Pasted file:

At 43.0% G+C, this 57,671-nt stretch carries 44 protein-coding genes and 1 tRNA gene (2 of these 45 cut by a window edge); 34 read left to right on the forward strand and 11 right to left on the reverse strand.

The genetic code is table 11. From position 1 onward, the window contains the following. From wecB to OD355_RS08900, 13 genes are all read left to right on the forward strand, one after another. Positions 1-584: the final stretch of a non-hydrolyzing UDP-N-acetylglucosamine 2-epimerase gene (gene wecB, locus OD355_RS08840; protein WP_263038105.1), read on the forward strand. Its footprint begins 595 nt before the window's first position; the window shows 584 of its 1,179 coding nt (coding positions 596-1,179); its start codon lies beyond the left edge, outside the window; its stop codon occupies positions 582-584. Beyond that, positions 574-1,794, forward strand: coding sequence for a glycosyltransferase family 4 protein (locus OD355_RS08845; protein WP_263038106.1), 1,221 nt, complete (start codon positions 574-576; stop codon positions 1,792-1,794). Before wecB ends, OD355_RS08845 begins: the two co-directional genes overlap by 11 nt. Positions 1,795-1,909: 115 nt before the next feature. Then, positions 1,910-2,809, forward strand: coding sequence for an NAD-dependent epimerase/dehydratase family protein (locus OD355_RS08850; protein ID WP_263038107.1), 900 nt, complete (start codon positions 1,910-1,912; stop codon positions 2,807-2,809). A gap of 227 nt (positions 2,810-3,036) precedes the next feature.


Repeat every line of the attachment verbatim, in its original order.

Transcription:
At 43.0% G+C, this 57,671-nt stretch carries 44 protein-coding genes and 1 tRNA gene (2 of these 45 cut by a window edge); 34 read left to right on the forward strand and 11 right to left on the reverse strand.

The genetic code is table 11. From position 1 onward, the window contains the following. From wecB to OD355_RS08900, 13 genes are all read left to right on the forward strand, one after another. Positions 1-584: the final stretch of a non-hydrolyzing UDP-N-acetylglucosamine 2-epimerase gene (gene wecB, locus OD355_RS08840; protein WP_263038105.1), read on the forward strand. Its footprint begins 595 nt before the window's first position; the window shows 584 of its 1,179 coding nt (coding positions 596-1,179); its start codon lies beyond the left edge, outside the window; its stop codon occupies positions 582-584. Beyond that, positions 574-1,794, forward strand: coding sequence for a glycosyltransferase family 4 protein (locus OD355_RS08845; protein WP_263038106.1), 1,221 nt, complete (start codon positions 574-576; stop codon positions 1,792-1,794). Before wecB ends, OD355_RS08845 begins: the two co-directional genes overlap by 11 nt. Positions 1,795-1,909: 115 nt before the next feature. Then, positions 1,910-2,809, forward strand: coding sequence for an NAD-dependent epimerase/dehydratase family protein (locus OD355_RS08850; protein ID WP_263038107.1), 900 nt, complete (start codon positions 1,910-1,912; stop codon positions 2,807-2,809). A gap of 227 nt (positions 2,810-3,036) precedes the next feature.